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Source: Indoor Environment Connections

A coalition of physicians, scientists and others is calling for a comprehensive approach to various illnesses that have one thing in common: they are caused in large part by hazards found in the indoor environment.

“A method of disseminating current, on-going and accurate information to medical teaching facilities regarding these illnesses and appropriate treatments must be established as a matter of public health policy,” the group said in a recent policy statement.

One of the most urgent needs, the advocates say, is the creation of a national database of patients identified by practitioners that can be accessed by collaborating researchers in the private sector and government agencies.

Advocates for individuals whose health has been adversely affected by their indoor environments are increasingly using a new term to describe the problem: Chronic Inflammatory Response Syndrome Caused by Exposure to the Interior Environment of Water-Damaged Buildings (CIRS-WDB).

Earlier this year, a new group was formed called the Action Committee on the Health Effects of Mold, Microbes and Indoor Contaminants. It is composed of physicians, scientists, researchers, indoor air quality experts, industrial hygienists, building engineers, teachers, advocates and others who are working together to promote the truth about the health effects of mold, microbes and indoor contaminants.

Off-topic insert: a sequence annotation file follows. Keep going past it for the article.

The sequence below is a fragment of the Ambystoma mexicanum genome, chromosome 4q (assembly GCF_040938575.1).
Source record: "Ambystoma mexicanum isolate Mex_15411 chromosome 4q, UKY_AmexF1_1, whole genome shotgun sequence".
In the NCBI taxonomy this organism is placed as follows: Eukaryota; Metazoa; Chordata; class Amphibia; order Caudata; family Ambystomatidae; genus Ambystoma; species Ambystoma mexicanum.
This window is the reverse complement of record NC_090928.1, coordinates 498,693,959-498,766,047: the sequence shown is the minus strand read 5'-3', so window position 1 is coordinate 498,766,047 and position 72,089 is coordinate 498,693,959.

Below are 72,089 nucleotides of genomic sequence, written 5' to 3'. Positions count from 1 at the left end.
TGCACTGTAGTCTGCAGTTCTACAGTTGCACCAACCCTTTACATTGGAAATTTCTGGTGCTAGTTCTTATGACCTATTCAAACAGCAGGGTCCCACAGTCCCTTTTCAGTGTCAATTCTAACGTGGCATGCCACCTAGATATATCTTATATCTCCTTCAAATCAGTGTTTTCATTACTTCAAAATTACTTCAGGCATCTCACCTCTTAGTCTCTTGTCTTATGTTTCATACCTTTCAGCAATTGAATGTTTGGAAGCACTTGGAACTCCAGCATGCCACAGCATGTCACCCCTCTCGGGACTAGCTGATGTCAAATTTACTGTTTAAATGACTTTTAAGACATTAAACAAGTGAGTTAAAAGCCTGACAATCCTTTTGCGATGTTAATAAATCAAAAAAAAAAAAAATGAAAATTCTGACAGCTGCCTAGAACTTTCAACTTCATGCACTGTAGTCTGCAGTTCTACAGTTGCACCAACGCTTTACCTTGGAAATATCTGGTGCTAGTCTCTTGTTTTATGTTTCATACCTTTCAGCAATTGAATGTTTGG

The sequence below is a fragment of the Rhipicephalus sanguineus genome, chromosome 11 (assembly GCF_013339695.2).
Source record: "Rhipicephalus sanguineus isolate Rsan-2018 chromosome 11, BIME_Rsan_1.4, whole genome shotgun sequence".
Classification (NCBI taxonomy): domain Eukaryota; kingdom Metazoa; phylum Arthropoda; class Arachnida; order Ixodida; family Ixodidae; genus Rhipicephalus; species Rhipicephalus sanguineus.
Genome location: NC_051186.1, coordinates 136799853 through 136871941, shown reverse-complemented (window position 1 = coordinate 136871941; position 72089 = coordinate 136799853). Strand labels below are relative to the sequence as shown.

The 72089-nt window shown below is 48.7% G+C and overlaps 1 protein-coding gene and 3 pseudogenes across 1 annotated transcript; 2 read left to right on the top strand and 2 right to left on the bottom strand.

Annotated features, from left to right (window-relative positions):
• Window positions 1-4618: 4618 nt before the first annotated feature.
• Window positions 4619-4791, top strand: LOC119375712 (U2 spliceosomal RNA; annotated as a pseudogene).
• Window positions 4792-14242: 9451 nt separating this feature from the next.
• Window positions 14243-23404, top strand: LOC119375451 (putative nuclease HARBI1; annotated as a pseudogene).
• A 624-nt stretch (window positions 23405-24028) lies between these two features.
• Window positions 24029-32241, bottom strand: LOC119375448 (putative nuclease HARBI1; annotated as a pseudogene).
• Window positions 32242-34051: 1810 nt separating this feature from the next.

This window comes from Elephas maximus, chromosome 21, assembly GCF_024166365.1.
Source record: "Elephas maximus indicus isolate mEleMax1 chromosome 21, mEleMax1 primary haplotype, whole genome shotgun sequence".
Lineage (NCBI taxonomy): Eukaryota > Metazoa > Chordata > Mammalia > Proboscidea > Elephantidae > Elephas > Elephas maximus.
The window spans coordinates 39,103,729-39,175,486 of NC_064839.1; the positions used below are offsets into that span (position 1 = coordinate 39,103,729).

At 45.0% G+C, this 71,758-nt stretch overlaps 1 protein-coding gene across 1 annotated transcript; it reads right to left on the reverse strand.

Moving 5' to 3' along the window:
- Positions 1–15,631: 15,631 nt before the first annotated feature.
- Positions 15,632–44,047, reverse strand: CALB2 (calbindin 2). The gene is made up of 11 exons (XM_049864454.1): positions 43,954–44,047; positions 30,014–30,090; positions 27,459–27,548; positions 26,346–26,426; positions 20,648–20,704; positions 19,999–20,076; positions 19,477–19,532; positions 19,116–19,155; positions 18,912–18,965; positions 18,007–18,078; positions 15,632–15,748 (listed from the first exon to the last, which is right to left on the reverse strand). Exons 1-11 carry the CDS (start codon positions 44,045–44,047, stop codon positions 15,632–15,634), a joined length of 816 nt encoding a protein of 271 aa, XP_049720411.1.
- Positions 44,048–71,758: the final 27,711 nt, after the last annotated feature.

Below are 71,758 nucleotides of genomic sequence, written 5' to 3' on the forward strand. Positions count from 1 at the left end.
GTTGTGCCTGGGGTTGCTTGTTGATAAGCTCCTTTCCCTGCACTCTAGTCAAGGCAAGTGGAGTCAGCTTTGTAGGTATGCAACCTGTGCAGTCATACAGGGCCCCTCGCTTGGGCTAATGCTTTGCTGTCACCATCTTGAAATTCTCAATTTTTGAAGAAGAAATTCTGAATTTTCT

“We note in recent years a dramatic increase in published studies from the private sector, US governmental agencies and international health agencies with a focus on various and diverse human health effects acquired following exposure to the interior environment of water damaged buildings,” the group said.

In addition to a new national database, also needed are the development of a standard protocol for therapy based on the results of collaboration of actual practicing physicians, and an accelerated search for newer therapies based on genomics testing.

A new research paper has been released that discusses “the current state of the science regarding human health effects acquired following exposure to the multiple microbes and microbial contaminants and their metabolites found in the interior environment of water damaged buildings (WDB).”

These contaminants include fungi, bacteria, actinomycetes, and mycobacteria and their toxins; as well as inflammagens from fragments of fungal structures; and beta glucans, mannans, hemolysins, proteinases, spirocyclic drimanes and microbial volatile organic compounds (VOCs).

Several similar consensus statements have been composed in the past decade. Yet none have included assessments made by physicians involved with diagnosis and treatment of these adverse health effects; academic papers written by physicians reporting both baseline and treatment data on the human illness, reporting of results from published studies using treatment protocols or studies on prospective human or animal experimentation, and reporting based on objective parameters found in affected patients.

Despite these substantial shortcomings of pertinent information, these prior consensus statements are being used in legal matters to report the state of human health effects from exposure in water damaged buildings and to serve as the basis for public health policy, the advocates say.